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Garywilliam Point ratings
Quality on a good day: 4.0
Consistency of Surf: 5.0
Difficulty Level: 4.0
Crowds: 4.0

Overall: 3.8

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Surf Report Feed

Garywilliam Point Swell Statistics, Autumn: All Swell – Any Wind

The figure shows the variation of swells directed at Garywilliam Point through a typical northern hemisphere autumn. It is based on 8724 NWW3 model predictions since 2006 (values every 3 hours). The wave model does not forecast surf and wind right at the shore so we have chosen the best grid node based on what we know about Garywilliam Point. In this particular case the best grid node is 22 km away (14 miles).

The rose diagram illustrates the distribution of swell directions and swell sizes, while the graph at the bottom shows the same thing but lacks direction information. Five colours show increasing wave sizes. The smallest swells, less than 0.5m (1.5 feet), high are coloured blue. These were forecast only 8% of the time. Green and yellow represent increasing swell sizes and biggest swells greater than >3m (>10ft) are shown in red. In either graph, the area of any colour is proportional to how often that size swell was forecast.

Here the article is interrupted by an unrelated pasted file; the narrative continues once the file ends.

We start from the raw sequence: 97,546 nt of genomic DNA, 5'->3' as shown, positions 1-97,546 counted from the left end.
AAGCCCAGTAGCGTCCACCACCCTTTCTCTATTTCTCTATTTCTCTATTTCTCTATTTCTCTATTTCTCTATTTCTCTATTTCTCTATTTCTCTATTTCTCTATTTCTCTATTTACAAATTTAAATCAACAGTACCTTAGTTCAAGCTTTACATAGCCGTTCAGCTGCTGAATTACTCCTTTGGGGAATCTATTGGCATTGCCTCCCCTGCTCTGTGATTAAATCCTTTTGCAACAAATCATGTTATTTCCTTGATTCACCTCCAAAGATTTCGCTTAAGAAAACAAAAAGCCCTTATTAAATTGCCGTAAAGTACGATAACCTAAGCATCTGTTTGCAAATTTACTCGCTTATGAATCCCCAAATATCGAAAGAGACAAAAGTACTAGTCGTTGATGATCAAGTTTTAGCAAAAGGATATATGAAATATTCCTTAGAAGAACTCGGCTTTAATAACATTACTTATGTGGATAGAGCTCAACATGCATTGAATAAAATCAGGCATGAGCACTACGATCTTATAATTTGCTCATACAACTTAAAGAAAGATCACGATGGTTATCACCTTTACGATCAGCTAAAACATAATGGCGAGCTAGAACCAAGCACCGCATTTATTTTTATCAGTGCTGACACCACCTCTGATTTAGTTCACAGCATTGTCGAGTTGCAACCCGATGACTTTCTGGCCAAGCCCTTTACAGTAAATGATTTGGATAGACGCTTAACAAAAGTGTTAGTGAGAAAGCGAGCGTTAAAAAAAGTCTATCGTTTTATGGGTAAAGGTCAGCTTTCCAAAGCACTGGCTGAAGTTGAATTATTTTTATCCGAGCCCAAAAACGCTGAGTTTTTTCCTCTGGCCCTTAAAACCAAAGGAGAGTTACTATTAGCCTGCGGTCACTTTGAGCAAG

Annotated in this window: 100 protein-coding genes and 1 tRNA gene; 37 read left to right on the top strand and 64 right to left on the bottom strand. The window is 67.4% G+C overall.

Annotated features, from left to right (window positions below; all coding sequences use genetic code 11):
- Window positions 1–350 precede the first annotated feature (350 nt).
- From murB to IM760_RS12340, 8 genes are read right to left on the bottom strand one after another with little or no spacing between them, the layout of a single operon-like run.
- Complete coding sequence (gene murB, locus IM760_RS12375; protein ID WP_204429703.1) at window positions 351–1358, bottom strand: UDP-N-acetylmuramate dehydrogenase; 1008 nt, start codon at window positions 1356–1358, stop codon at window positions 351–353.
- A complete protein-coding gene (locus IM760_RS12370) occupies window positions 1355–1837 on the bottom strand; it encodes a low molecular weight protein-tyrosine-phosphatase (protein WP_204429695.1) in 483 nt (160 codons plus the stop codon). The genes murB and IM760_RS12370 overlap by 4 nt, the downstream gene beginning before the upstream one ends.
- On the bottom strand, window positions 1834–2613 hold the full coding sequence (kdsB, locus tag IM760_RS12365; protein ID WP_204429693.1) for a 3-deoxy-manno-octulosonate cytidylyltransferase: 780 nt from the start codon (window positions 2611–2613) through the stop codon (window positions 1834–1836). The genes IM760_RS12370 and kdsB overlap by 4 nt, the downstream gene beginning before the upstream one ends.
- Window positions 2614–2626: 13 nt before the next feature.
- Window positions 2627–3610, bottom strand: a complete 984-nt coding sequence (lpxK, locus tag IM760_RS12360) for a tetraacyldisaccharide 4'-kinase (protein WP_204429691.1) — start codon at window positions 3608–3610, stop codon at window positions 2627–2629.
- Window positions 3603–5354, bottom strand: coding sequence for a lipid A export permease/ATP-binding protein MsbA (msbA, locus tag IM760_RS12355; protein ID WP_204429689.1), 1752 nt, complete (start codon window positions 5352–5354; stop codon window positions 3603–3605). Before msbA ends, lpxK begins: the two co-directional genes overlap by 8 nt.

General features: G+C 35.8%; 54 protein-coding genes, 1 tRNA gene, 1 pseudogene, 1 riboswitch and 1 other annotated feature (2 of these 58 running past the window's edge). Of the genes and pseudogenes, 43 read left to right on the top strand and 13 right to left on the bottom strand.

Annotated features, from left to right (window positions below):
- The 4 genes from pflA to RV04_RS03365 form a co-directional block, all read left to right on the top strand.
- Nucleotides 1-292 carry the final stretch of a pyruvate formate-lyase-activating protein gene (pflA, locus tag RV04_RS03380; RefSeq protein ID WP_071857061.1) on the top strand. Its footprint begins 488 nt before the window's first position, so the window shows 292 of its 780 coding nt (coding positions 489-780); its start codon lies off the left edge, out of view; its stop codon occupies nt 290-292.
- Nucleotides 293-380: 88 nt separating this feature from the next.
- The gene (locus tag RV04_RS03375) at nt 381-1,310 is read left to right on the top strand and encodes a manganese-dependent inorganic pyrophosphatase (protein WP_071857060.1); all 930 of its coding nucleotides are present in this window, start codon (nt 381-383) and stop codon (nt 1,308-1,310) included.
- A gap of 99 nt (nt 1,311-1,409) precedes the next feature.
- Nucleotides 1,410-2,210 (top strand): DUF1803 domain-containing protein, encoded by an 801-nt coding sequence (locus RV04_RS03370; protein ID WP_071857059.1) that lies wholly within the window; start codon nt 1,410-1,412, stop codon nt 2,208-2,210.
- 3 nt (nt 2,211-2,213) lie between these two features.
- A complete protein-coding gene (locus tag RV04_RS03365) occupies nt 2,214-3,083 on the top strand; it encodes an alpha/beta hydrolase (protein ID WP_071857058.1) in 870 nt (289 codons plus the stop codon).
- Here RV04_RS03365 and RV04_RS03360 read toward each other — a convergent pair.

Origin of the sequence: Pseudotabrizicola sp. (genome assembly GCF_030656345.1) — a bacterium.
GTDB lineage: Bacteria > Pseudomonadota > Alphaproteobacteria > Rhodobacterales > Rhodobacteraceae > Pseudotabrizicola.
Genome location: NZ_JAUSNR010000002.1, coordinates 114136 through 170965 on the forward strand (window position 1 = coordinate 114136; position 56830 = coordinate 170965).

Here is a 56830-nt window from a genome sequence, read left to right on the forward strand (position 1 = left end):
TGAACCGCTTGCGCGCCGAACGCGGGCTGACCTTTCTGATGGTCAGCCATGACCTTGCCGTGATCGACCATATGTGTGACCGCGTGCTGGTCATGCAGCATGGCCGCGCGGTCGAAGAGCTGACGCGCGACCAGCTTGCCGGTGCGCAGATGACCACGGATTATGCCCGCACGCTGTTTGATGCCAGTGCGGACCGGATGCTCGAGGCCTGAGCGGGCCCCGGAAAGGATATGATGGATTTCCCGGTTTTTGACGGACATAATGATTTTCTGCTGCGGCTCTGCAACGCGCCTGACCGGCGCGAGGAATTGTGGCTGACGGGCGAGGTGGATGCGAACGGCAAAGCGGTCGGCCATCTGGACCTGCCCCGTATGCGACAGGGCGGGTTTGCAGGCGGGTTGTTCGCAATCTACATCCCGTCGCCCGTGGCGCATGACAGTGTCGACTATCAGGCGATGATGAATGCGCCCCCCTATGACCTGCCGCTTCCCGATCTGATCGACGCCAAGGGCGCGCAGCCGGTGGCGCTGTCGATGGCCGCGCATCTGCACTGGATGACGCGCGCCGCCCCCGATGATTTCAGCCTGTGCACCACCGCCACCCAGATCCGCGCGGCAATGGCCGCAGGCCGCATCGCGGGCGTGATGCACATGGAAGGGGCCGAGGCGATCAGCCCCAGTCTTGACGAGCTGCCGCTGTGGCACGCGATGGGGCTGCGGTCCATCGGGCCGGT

The diagram indicates that the dominant swell direction, shown by the largest spokes, was WNW, whereas the the prevailing wind blows from the SW. Because the wave model grid is away from the coast, sometimes a strong offshore wind blows largest waves away from Garywilliam Point and out to sea. We combine these with the no surf category of the bar chart. To avoid confusion we don't show these in the rose graph. Because wind determines whether or not waves are surfable at Garywilliam Point, you can view an alternative image that shows only the swells that were expected to coincide with glassy or offshore wind conditions. Over an average northern hemisphere autumn, swells large enough to cause good for surfing waves at Garywilliam Point run for about 92% of the time.

IMPORTANT: Beta version feature! Swell heights are open water values from NWW3. There is no attempt to model near-shore effects. Coastal wave heights will generally be less, especially if the break does not have unobstructed exposure to the open ocean.